"It's good to hear that some of my guard are still competent. I owe all of you my sincerest gratitude for saving my life and that of my family. You have all served your King and you country well. Like true Musketeers, you were willing to give your life for me. I hope I will be seeing much more of you." The King states. Anne knows for a fact that the man came up with this speech yesterday and spent hours learning it by heart.

The Musketeers all bow again, words of thanks spilling over their lips at their King's gratitude.

Louis adds one more thing, "Of course, I'm excited to hear all about what happened over the past few weeks."

"And you will, Your Majesty," Treville answers, "However, I believe some rest would do these brave men well."

Anne nods gently towards her husband, "He's right, Louis. After their ordeal and their journey, they must be exhausted."

It is agreed that the Musketeers will return back to the garrison for some well-earned rest and that they will return the following day to tell their harrowing tale. The Musketeers themselves don't look to eager at prospect, probably reluctant to relive last few perilous weeks. They agree, though. After all, one can hardly refuse the king.

"Your Majesty," Constance says carefully, "Would you excuse me for a moment? There is something I would very much like to ask the Musketeers before they leave."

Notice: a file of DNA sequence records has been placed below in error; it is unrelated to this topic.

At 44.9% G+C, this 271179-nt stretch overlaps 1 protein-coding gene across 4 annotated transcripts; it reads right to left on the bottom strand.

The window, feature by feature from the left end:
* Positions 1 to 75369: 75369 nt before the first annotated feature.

Anne smiles and nods her friend away.


Eight Musketeers stand behind the door to the throne room, waiting for their Captain to accompany them home. They stare into nothing, wincing when they move their tired limbs too quickly. There's little conversation between them. If anything had to be said, it has been said over the past few days of each other's company.

Apologies have been made between Porthos, Aramis and d'Artagnan. Athos has been repeatedly reassured that he is truly forgiven. The other four, who were mostly bystanders in the whole argument, give each other knowing looks when they find that the Inseparables have once again proved to be truly inseparable.

Petit is just suggesting that they go out for dinner and a drink before they go to sleep when the doors to the throne room open. It's not Treville who comes out, however.

It's Constance.

She doesn't even utter a single word. She just throws herself at d'Artagnan with tears in her eyes, gripping his body like it's made of spun glass, so afraid of hurting him more. The Gascon pulls her closer, grips her tightly and ignores the pangs of pain that her warm hands ignite. He can live with those. He can revel in those if it means he's being held by Constance.

Burying his nose in her hair, he inhales her scent. For a while, he thought he would never be able to do this again. For a moment, he lets himself forget the past few weeks. The past few months even. He's never felt more at home. After a minute or two, Athos coughs subtly into his knuckle. The two love birds separate momentarily, shooting the comte a questioning look. His gaze is not on them, though.

"Hello again, Captain." He says calmly, "I suggest we wait for d'Artagnan outside?"

The Captain, who has apparently just left the throne room, only to find his newest recruit in a tight embrace with the Queen's married confidante, simply smiles and waves his men forward. For a moment d'Artagnan thinks the man winks as he passes. But that can't be right.